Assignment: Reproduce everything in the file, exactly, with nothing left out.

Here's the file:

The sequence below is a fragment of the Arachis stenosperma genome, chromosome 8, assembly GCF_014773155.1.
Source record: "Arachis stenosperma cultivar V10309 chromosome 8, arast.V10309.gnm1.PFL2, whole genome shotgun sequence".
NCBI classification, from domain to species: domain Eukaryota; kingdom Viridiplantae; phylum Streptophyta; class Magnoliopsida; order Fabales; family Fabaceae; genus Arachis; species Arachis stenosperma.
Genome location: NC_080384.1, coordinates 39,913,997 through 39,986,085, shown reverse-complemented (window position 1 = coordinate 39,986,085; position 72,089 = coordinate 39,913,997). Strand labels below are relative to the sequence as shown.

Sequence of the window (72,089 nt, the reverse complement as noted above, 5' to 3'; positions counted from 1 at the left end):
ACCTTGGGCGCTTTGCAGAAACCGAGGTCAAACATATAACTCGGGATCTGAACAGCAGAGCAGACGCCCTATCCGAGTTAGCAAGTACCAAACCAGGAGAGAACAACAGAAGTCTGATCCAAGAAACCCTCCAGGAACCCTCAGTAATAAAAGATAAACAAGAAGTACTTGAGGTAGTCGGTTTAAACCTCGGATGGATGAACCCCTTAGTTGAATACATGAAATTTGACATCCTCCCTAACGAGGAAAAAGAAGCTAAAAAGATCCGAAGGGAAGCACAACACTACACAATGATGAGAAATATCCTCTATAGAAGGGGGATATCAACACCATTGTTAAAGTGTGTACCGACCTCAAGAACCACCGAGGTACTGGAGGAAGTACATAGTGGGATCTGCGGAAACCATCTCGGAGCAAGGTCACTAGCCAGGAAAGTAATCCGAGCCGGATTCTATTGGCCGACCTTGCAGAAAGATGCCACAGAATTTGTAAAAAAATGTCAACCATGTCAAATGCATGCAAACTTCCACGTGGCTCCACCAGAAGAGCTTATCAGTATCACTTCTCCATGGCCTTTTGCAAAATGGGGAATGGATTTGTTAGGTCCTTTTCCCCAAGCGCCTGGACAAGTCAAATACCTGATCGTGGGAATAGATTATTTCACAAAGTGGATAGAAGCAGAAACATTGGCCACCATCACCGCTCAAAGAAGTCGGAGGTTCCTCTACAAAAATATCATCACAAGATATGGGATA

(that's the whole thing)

The sequence below is a fragment of the Arachis stenosperma genome, chromosome 8, assembly GCF_014773155.1.
Source record: "Arachis stenosperma cultivar V10309 chromosome 8, arast.V10309.gnm1.PFL2, whole genome shotgun sequence".
NCBI classification, from domain to species: domain Eukaryota; kingdom Viridiplantae; phylum Streptophyta; class Magnoliopsida; order Fabales; family Fabaceae; genus Arachis; species Arachis stenosperma.
Genome location: NC_080384.1, coordinates 39,913,997 through 39,986,085, shown reverse-complemented (window position 1 = coordinate 39,986,085; position 72,089 = coordinate 39,913,997). Strand labels below are relative to the sequence as shown.

Sequence of the window (72,089 nt, the reverse complement as noted above, 5' to 3'; positions counted from 1 at the left end):
ACCTTGGGCGCTTTGCAGAAACCGAGGTCAAACATATAACTCGGGATCTGAACAGCAGAGCAGACGCCCTATCCGAGTTAGCAAGTACCAAACCAGGAGAGAACAACAGAAGTCTGATCCAAGAAACCCTCCAGGAACCCTCAGTAATAAAAGATAAACAAGAAGTACTTGAGGTAGTCGGTTTAAACCTCGGATGGATGAACCCCTTAGTTGAATACATGAAATTTGACATCCTCCCTAACGAGGAAAAAGAAGCTAAAAAGATCCGAAGGGAAGCACAACACTACACAATGATGAGAAATATCCTCTATAGAAGGGGGATATCAACACCATTGTTAAAGTGTGTACCGACCTCAAGAACCACCGAGGTACTGGAGGAAGTACATAGTGGGATCTGCGGAAACCATCTCGGAGCAAGGTCACTAGCCAGGAAAGTAATCCGAGCCGGATTCTATTGGCCGACCTTGCAGAAAGATGCCACAGAATTTGTAAAAAAATGTCAACCATGTCAAATGCATGCAAACTTCCACGTGGCTCCACCAGAAGAGCTTATCAGTATCACTTCTCCATGGCCTTTTGCAAAATGGGGAATGGATTTGTTAGGTCCTTTTCCCCAAGCGCCTGGACAAGTCAAATACCTGATCGTGGGAATAGATTATTTCACAAAGTGGATAGAAGCAGAAACATTGGCCACCATCACCGCTCAAAGAAGTCGGAGGTTCCTCTACAAAAATATCATCACAAGATATGGGATA